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Biden’s top climate adviser Gina McCarthy steps down


McCarthy — one of two top climate officials appointed by Biden at the start of his administration — had long been expected to stay in her position for about a year, but continued for months beyond to help see through Democrats’ historic climate legislation, which Biden signed in August. Her last day is expected to be September 16.
She will be succeeded by Ali Zaidi, the official said, who had been McCarthy’s deputy since the start of the Biden administration. Biden’s other top climate official, US Climate Envoy John Kerry, is expected to stay in his post through the UN climate summit this fall.
McCarthy was the head of the Environmental Protection Agency under former President Barack Obama and was a key architect of that administration’s Clean Power Plan. In the Biden administration, McCarthy was tasked with setting up a first-of-its-kind White House office to coordinate climate action across agencies.

“Her legacy is going to be that she set up the president and the fed government for the most aggressive climate action in the history of the US,” said Christy Goldfuss, senior vice president for energy and environment policy at the Center for American Progress. “All of that will be what she’s most proud of and most remembered for. Those positions will stick around, and the structure she helped drive will be needed long into the future.”

As much as McCarthy greased the wheels for climate action across agencies, the White House’s most significant win on climate came through Congress last month in the Inflation Reduction Act, which contains $370 billion in new clean energy tax credits and climate provisions — a historic amount of climate spending and the most significant environmental legislation since the landmark Clean Air Act.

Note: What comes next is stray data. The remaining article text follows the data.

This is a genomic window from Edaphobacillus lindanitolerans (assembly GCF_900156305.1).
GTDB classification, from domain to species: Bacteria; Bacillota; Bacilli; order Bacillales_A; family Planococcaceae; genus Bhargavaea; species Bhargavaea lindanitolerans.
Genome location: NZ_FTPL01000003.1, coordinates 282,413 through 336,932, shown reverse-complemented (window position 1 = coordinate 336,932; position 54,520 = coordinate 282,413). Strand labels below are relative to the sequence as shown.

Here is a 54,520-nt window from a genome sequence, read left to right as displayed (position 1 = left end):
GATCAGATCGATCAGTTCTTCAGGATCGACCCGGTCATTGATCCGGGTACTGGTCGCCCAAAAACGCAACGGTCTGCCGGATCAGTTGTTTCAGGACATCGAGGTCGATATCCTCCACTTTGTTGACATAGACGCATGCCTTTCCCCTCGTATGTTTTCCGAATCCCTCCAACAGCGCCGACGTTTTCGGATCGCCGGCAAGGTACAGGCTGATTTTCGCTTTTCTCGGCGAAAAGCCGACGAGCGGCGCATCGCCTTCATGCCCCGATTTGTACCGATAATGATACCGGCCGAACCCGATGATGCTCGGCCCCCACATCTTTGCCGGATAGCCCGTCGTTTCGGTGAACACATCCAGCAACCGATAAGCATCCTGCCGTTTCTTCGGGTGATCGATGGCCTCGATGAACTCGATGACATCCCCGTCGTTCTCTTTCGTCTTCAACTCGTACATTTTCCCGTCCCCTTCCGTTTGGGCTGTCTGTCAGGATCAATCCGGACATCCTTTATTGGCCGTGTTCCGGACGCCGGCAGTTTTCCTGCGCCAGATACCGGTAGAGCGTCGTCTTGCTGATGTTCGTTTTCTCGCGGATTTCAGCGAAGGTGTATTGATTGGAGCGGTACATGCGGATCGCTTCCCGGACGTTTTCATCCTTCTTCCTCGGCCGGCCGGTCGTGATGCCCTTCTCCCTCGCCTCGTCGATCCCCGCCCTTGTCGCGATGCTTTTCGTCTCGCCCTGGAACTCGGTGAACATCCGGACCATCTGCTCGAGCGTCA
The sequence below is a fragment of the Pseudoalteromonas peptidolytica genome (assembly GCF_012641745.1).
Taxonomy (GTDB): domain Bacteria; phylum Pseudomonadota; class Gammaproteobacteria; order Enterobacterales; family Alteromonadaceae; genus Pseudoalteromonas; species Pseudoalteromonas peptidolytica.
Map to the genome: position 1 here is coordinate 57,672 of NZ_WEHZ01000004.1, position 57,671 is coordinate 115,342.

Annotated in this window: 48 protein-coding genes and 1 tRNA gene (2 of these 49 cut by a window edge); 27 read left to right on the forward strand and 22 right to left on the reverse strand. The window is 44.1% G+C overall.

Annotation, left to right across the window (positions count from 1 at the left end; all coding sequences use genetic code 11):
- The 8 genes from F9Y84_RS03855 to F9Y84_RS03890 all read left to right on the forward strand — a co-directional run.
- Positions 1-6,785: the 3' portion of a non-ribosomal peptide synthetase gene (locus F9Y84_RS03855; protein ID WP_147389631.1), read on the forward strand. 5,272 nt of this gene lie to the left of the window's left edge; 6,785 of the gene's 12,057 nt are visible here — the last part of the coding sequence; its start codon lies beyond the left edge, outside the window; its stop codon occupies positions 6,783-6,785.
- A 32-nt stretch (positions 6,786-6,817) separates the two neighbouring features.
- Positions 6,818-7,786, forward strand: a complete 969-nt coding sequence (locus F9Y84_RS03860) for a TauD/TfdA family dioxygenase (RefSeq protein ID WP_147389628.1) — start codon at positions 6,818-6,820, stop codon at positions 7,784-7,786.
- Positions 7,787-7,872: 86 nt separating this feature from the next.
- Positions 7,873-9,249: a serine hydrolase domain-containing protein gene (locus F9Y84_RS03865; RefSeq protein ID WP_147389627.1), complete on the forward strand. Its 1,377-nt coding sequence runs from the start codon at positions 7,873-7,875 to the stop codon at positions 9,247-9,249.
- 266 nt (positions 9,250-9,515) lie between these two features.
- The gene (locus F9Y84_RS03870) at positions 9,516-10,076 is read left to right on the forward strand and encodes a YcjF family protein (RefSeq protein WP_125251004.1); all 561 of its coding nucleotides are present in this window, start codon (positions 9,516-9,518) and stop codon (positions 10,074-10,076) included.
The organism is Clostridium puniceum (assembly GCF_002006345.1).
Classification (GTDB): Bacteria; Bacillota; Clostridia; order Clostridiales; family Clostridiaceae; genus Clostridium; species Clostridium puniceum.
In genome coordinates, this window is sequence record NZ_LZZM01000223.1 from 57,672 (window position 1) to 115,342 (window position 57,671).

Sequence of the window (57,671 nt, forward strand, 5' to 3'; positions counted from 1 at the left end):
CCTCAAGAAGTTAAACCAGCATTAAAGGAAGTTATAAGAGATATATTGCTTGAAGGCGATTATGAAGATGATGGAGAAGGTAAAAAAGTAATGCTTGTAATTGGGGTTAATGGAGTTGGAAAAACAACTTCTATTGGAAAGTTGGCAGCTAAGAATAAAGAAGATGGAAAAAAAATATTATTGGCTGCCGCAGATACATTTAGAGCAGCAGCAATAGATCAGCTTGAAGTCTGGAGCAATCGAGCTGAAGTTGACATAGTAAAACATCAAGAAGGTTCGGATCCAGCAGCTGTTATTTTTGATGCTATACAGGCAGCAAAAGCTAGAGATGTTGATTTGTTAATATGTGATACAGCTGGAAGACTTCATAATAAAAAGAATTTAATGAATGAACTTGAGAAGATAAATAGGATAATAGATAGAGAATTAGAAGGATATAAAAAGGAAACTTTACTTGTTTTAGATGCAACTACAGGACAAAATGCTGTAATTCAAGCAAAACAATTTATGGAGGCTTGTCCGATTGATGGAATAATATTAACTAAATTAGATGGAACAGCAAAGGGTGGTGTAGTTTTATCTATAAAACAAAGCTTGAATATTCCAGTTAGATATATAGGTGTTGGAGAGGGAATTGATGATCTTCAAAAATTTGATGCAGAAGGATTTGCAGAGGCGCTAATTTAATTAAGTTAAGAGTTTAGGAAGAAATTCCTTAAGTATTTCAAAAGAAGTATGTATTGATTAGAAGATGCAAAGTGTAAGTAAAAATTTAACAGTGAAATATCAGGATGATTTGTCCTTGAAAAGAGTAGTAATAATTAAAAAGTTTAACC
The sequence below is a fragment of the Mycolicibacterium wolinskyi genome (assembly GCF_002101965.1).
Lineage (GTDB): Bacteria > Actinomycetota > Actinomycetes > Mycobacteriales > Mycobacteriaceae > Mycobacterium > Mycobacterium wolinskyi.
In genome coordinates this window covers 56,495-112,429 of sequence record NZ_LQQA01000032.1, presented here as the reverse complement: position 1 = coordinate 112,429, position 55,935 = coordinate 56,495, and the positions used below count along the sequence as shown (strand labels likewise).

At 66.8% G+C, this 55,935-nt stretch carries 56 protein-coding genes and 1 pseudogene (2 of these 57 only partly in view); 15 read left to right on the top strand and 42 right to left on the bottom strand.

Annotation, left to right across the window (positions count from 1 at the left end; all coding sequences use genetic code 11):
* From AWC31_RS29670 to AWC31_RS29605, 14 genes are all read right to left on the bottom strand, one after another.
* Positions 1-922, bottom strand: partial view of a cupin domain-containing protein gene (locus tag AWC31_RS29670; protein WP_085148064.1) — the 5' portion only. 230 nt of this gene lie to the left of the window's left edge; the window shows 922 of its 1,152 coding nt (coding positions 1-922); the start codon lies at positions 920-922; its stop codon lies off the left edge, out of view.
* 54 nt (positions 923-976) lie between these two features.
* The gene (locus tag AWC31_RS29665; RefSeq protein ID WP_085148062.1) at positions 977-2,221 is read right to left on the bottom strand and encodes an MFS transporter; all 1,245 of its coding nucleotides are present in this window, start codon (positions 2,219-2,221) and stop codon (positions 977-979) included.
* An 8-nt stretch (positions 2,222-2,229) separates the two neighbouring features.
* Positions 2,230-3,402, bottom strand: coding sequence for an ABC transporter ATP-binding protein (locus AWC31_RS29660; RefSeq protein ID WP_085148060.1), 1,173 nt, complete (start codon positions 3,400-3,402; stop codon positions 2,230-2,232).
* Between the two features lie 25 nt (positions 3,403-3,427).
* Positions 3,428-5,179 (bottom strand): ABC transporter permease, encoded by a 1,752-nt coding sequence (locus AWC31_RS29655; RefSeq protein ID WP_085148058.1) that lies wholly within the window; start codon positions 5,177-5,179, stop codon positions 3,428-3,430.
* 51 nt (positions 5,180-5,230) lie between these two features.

As the Biden White House has pursued a largely legislative climate strategy, McCarthy did not play a large role in the Congressional negotiations, multiple lawmakers told CNN. In the end, Senate Majority Leader Chuck Schumer played the largest role in final negotiations with Sen. Joe Manchin of West Virginia that produced a surprise, eleventh-hour climate bill.

Throughout a year of stop and start negotiations preceding the bill’s passage, lawmakers said McCarthy was largely focused on guiding executive actions and agency regulations. She had regular check-ins with Senate climate hawks to keep them apprised of climate-focused executive actions, Sen. Tina Smith of Minnesota told CNN.

“I think that has been her sweet spot; more on the executive action side rather than the negotiations with Congress side,” Smith said.



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